Through the Champion for Kids award, the Alaska Children’s Trust annually recognizes an individual that has demonstrated dedication and commitment in working toward eliminating child abuse and neglect by ensuring that children are living in safe, supportive, and nurturing communities. 



Weekly Media Roundup: August 17, 2016

By Luci Manning

Summer Program Helps Kids Learn, Volunteer (Grand Haven Tribune, Michigan)

About a dozen Grand Haven students are building relationships with their community and stemming the summer slide at Grand Haven Area Public Schools’ Eastown Community Completing Homework in a Learning Lab (C.H.I.L.L.) program. The group meets twice a week to read, play math games, go on field trips and participate in a number of community service projects. The students have had a chance to serve meals at the Salvation Army, work in a community garden, help out at a food pantry and blow up basketballs for another summer recreation program. Coordinator Cathy Hegedus told the Grand Haven Tribune that the program teaches students to give back without it feeling like a chore.

A Few Swipes Swoop Youths into a New World (USA Today, California)

Low-income youths in Oakland often have little access to technology at home, so the East Oakland Youth Development Center is trying to build their digital literacy over the summer and after school. Apple recently donated 40 iPads to the Center, allowing students in the six-week summer program to go on virtual scavenger hunts, research life in other countries and mix music on GarageBand. “This is bringing a whole new world inside their backyard in a way that’s safe for them to explore,” Center president Regina Jackson told USA Today. The Center also holds afterschool tutoring, college preparation courses, music and art lessons and health and wellness programs.

For the Love of Running (The Garden Island, Hawaii)

An afterschool running and community service program is keeping students active and building supportive relationships among them and their peers. The program, which is put on by the Kauai Marathon and Half Marathon, held a fun relay activity last week for second and third graders at Kalaheo Elementary School. According to Robin Jumper, who runs the Kauai Marathon Youth Running Program, the group works with schools around the island to get kids up and moving. “We just want to inspire kids to get outside and have fresh air,” she told the Garden Island. “They don’t have to win races. They don’t have to be the best. It’s more about participation and just getting outside and getting some exercise.”

Students Create Pavilion for School (Thermopolis Independent Record, California)

Students in the Lights On Afterschool Green Construction Academy spent three weeks designing blueprints, hauling wood and building trusses to construct a new pavilion at Thermopolis Middle School. The Academy’s summer course tries to mimic a regular construction workweek – four ten-hour days every week – and even has students clock in and fill out time sheets. In addition to learning important entry-level construction skills, the youths also earn a $300 stipend and get to take home their own fully-stocked tool belt. Student Ashley Brawley said she’s glad to have spent her summer in the program. “I am not really the type to woodwork or build, to be honest,” she told the Thermopolis Independent Record. “This was a huge step outside my comfort zone, and I don’t regret it.”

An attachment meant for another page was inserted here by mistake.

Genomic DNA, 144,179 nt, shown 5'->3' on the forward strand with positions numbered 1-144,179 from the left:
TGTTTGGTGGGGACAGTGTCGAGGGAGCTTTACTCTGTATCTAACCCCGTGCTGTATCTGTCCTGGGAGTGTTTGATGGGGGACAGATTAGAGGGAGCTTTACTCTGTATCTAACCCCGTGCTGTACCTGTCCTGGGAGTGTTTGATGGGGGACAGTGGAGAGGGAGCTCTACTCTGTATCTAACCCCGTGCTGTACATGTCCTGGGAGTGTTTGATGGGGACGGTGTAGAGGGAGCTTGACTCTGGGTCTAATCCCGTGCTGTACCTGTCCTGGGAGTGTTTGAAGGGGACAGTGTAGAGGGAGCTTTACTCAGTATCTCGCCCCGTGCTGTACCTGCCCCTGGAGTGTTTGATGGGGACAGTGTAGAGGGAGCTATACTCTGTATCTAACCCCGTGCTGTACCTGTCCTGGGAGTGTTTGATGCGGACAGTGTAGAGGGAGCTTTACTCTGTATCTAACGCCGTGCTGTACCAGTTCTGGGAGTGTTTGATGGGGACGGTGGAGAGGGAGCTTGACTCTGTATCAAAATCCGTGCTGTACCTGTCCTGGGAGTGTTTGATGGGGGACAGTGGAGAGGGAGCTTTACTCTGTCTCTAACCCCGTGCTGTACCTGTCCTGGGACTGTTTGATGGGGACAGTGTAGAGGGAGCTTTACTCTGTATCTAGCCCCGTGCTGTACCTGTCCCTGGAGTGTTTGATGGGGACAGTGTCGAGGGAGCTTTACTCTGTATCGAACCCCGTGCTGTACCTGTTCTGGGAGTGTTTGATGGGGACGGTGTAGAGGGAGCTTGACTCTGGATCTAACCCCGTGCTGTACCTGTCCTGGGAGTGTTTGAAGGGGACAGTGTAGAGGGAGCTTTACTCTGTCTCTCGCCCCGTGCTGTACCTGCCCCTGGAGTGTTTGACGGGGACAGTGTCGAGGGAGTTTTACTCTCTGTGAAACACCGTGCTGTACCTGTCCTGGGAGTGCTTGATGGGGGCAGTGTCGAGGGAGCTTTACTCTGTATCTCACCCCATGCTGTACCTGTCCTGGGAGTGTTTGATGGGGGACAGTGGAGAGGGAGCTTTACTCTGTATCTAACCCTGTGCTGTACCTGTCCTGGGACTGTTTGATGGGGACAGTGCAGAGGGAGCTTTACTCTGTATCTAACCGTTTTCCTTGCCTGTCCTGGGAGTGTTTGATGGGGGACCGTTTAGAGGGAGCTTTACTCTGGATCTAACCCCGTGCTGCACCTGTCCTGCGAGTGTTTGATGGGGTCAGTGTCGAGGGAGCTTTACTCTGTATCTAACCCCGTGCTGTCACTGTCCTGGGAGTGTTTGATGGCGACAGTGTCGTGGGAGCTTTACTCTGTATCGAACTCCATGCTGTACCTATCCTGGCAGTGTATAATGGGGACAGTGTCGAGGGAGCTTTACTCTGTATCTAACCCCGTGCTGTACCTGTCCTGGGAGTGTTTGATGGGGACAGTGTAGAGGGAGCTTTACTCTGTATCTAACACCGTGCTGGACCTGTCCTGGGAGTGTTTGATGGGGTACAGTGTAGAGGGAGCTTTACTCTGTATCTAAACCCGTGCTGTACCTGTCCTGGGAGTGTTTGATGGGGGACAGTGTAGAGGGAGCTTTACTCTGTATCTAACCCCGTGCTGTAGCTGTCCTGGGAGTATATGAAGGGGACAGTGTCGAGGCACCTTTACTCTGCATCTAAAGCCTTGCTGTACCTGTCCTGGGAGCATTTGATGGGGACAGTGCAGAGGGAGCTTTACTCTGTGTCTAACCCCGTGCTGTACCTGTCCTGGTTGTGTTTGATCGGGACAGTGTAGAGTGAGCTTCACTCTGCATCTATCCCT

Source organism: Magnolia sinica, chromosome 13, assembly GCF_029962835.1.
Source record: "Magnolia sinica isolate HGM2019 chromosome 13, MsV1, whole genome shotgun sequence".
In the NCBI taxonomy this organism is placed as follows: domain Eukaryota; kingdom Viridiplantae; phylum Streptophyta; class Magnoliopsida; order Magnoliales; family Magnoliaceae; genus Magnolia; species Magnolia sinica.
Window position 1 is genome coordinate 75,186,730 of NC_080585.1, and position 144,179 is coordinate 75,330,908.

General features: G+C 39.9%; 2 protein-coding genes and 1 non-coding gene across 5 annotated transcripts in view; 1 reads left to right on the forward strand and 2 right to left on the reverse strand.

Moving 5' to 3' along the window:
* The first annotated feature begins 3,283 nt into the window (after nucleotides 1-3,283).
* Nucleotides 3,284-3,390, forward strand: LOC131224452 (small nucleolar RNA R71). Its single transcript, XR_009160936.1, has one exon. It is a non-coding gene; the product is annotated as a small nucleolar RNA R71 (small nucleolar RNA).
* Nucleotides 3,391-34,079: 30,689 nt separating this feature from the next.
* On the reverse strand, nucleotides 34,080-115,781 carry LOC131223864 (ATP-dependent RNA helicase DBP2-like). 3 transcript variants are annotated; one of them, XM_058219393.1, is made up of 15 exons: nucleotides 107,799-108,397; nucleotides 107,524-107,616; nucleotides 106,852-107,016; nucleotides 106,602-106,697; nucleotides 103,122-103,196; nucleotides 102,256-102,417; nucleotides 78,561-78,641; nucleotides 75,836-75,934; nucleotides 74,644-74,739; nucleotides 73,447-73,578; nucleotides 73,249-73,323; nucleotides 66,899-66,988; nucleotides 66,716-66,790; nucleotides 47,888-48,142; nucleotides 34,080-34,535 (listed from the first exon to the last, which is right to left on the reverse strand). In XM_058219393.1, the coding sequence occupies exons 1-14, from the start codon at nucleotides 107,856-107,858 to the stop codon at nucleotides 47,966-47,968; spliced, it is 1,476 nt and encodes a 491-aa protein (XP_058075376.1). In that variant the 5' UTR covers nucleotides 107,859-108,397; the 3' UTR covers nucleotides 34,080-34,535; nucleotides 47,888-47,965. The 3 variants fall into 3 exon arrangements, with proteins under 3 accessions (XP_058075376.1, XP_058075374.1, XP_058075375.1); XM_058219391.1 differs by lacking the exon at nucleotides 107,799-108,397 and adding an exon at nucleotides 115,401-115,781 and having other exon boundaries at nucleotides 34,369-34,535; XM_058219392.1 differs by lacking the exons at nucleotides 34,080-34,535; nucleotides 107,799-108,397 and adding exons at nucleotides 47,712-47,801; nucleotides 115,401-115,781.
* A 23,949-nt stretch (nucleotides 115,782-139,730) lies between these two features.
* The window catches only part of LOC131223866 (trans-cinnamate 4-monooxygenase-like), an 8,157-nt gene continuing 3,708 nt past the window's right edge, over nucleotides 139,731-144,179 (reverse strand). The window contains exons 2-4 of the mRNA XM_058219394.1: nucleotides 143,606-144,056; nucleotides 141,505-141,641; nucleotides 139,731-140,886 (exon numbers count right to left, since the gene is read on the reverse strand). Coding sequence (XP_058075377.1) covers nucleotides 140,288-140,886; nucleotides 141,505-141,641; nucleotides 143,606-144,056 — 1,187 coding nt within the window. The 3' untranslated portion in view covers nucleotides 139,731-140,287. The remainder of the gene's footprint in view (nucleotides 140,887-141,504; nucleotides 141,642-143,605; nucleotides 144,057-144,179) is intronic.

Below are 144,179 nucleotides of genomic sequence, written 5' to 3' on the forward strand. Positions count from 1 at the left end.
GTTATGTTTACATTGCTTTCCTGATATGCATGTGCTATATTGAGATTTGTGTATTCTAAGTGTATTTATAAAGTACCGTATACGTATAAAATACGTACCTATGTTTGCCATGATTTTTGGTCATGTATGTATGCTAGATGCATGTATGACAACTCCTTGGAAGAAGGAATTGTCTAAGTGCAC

August Congressional recess is great time for site visits

By Jen Rinehart

Amanda Colecio, 13, shows off a robot that she helped build through the SHINE program. (AMY MILLER/TIMES NEWS Copyright, Zubek-Miller Photography.)

Every August, the Afterschool Alliance encourages afterschool providers to think about inviting Members of Congress, who are back in their home districts for much of the month, to come visit programs. The Afterschool Alliance offers tools to help plan a site visit, case studies of past site visits, and Q & A blogs with providers who have successfully hosted visits to make it easy to host a policy maker at a program.

Last week, I joined Congressman Lou Barletta (R-PA-11) along with his chief of staff, a staff member from Senator Casey’s office, numerous state legislators and legislative staff and local superintendents for a visit to the SHINE Afterschool Program in Jim Thorpe, PA. The SHINE Afterschool Program, funded in part by a grant from 21st Century Community Learning Centers, started in three centers that served 90 students across two counties. This year, it will serve 1,200 students from 16 centers in Carbon, Schuylkill and Luzerne counties.

Creativity and flexibility are key to a successful site visit

SHINE is no stranger to organizing site visits, but they faced a unique challenge that other providers might also face in mid-late August:  no students. SHINE offers summer programming, but it had ended by last week. In August, SHINE's model shifts to focus on home visits as they gear up for a new school year. So, SHINE did what they always do; they innovated. They invited a group of guests to Carbon Career & Technical Institute and arranged for staff, students and parents to give the invited guests a sample of what SHINE has to offer to students and families.